As Lawrence explained, different mafias control much of the sex industry, which serves as one of the primary reasons that the government is paralyzingly tentative to intervene. She mapped out for me the domains of mafia- controlled prostitution.

Venezuelans and Columbians exert a great degree of control over the sex industry in Panama City and the Colón Free Trade Zone. In the Chinese community, there are a few families with concentrated power. These families go to China and bring back people who are willing to be indentured servants. They are then brought to work in Chinito stores for no pay and are provided housing above or behind the shops, subject to debt bondage. As the Russian embassy has gained in power in Panama, there has additionally been an increased presence of the Russian mafia bringing eastern European girls to the country for trafficked prostitution.

As she described it, human trafficking exists as a pretty well organized criminal network. The industry has been working to improve its sex-tourism, and has coordinated taxi drivers and hotel managers and staff to direct wealthy businessmen to prostitutes, all the while making a cut of the profits.

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Child Trafficking campaign poster in Tocumen International Airport, Panama City

In 2014, Panama’s Ministry of Tourism launched a measly effort to raise awareness about human trafficking with posters in the airport, but this was the extent of the campaign. It was catalyzed by a scandal in which a Columbian couple was caught kidnapping children, killing them, and selling their organs. This enraged people in Panama City where the scandal occurred, and provided fuel for the campaign, but the charges “mysteriously” were dropped and neither of the couple was prosecuted.

This reflects a much larger issue that Panama faces of a debauched legal system. Due process is typically nonexistent and according to several locals, the corrupt police force accept bribes for most crimes. Lawrence explained that along the Columbian border, the Panamanian guards are being constantly paid off by the Columbian traffickers to ensure that they do not expose the criminals.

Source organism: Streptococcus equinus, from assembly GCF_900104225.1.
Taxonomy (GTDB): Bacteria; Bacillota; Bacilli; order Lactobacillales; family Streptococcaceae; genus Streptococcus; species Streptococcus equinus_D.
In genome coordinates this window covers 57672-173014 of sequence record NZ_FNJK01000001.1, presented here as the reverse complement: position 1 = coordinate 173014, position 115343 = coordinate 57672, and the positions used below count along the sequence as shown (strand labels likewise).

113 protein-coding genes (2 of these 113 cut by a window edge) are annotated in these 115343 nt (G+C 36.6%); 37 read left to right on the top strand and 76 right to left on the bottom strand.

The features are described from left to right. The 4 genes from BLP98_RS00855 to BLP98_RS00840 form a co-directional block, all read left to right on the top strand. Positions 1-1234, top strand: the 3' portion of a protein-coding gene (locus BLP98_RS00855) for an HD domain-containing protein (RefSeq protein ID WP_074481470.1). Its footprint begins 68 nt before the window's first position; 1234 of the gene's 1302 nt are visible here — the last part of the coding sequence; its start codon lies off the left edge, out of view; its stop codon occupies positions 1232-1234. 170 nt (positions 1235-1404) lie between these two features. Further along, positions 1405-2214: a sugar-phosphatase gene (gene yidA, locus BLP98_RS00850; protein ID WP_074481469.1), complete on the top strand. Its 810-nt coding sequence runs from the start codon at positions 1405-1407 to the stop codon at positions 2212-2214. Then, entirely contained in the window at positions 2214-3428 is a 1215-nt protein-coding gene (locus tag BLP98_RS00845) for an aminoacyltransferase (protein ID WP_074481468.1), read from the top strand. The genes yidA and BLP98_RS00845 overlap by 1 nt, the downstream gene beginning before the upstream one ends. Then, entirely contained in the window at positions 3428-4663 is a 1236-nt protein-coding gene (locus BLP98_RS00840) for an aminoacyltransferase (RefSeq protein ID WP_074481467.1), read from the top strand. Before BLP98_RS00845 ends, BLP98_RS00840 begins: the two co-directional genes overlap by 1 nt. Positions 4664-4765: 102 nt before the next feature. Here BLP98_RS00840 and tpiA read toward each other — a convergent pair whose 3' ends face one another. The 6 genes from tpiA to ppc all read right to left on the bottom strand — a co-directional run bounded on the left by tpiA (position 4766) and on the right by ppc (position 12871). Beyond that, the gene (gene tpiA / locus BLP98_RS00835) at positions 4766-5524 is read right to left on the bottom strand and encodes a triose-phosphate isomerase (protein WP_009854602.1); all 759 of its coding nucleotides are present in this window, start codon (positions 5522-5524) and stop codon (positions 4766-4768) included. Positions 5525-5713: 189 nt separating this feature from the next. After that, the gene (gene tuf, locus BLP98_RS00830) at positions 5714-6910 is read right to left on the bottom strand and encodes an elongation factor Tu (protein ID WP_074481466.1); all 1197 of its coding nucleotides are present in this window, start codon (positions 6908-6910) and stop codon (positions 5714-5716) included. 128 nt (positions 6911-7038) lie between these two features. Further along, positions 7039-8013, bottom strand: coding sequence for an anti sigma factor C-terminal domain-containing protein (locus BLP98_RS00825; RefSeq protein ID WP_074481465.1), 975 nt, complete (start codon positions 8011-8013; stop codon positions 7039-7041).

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Immigrant sleeping in shelter, Darien Province, Panama

Another issue that feeds into the exploitation of humans is Panama’s identity as a destination and transit country for immigration. Because of its relatively stable economy, the World Bank calculated the net migration to Panama in 2012 as about 28,105, which (factoring in those that are emigrating from the country) comes to about 100 people immigrating into Panama per day.  According to Lawrence, about 60% of them plan to stay, while 40% are headed towards Mexico or the United States. Despite this high number of incomers, Lawrence explains that Panama only has two official shelters for incoming migrants: one which hosts 25 women, and another which holds 65 men. When these shelters reach capacity, government officials drive immigrants in cattle trucks to a central location where they  are dumped and told they have 48 hours to leave the country. According to Lawrence, “The problem is so overwhelming to the government.” She continued, “[Immigrants] are not allowed to settle. They are all illegal but the country does not know what to do. The people do not have papers for Panama, they are not allowed to go into Costa Rica or any other country that would allow them transit through Panama or to stay in Panama, and Panama does not have the resources to send them back to their country of origin.” And few people do leave immediately. Many of these people are expertly linked into underground networks of trafficking, especially for sex.

Panama_Canal

Container ship, Panama Canal